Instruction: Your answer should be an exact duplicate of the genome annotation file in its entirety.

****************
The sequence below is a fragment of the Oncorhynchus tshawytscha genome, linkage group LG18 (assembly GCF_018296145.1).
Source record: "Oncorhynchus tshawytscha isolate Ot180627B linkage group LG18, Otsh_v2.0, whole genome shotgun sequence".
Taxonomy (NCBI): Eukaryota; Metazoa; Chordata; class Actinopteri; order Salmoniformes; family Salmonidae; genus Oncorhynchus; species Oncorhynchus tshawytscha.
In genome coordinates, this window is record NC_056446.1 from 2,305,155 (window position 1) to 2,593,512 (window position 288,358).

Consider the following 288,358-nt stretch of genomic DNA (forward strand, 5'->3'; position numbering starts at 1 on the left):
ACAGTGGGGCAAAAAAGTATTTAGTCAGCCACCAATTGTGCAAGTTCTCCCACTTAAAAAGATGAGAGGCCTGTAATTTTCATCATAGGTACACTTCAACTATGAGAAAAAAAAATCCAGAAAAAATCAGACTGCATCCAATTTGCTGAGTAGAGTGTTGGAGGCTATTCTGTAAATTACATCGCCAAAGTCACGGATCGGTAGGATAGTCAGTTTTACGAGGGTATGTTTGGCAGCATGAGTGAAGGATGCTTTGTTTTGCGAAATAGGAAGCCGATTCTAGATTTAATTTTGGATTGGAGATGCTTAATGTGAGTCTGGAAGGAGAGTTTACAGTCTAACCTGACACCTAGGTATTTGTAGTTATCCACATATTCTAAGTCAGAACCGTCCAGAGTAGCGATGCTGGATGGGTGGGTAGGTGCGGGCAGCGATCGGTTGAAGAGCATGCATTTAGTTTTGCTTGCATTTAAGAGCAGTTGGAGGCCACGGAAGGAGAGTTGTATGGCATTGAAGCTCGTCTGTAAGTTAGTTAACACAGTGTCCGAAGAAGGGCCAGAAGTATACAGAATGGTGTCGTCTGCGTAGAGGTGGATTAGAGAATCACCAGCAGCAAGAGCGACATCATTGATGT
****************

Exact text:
The sequence below is a fragment of the Oncorhynchus tshawytscha genome, linkage group LG18 (assembly GCF_018296145.1).
Source record: "Oncorhynchus tshawytscha isolate Ot180627B linkage group LG18, Otsh_v2.0, whole genome shotgun sequence".
Taxonomy (NCBI): Eukaryota; Metazoa; Chordata; class Actinopteri; order Salmoniformes; family Salmonidae; genus Oncorhynchus; species Oncorhynchus tshawytscha.
In genome coordinates, this window is record NC_056446.1 from 2,305,155 (window position 1) to 2,593,512 (window position 288,358).

Consider the following 288,358-nt stretch of genomic DNA (forward strand, 5'->3'; position numbering starts at 1 on the left):
ACAGTGGGGCAAAAAAGTATTTAGTCAGCCACCAATTGTGCAAGTTCTCCCACTTAAAAAGATGAGAGGCCTGTAATTTTCATCATAGGTACACTTCAACTATGAGAAAAAAAAATCCAGAAAAAATCAGACTGCATCCAATTTGCTGAGTAGAGTGTTGGAGGCTATTCTGTAAATTACATCGCCAAAGTCACGGATCGGTAGGATAGTCAGTTTTACGAGGGTATGTTTGGCAGCATGAGTGAAGGATGCTTTGTTTTGCGAAATAGGAAGCCGATTCTAGATTTAATTTTGGATTGGAGATGCTTAATGTGAGTCTGGAAGGAGAGTTTACAGTCTAACCTGACACCTAGGTATTTGTAGTTATCCACATATTCTAAGTCAGAACCGTCCAGAGTAGCGATGCTGGATGGGTGGGTAGGTGCGGGCAGCGATCGGTTGAAGAGCATGCATTTAGTTTTGCTTGCATTTAAGAGCAGTTGGAGGCCACGGAAGGAGAGTTGTATGGCATTGAAGCTCGTCTGTAAGTTAGTTAACACAGTGTCCGAAGAAGGGCCAGAAGTATACAGAATGGTGTCGTCTGCGTAGAGGTGGATTAGAGAATCACCAGCAGCAAGAGCGACATCATTGATGT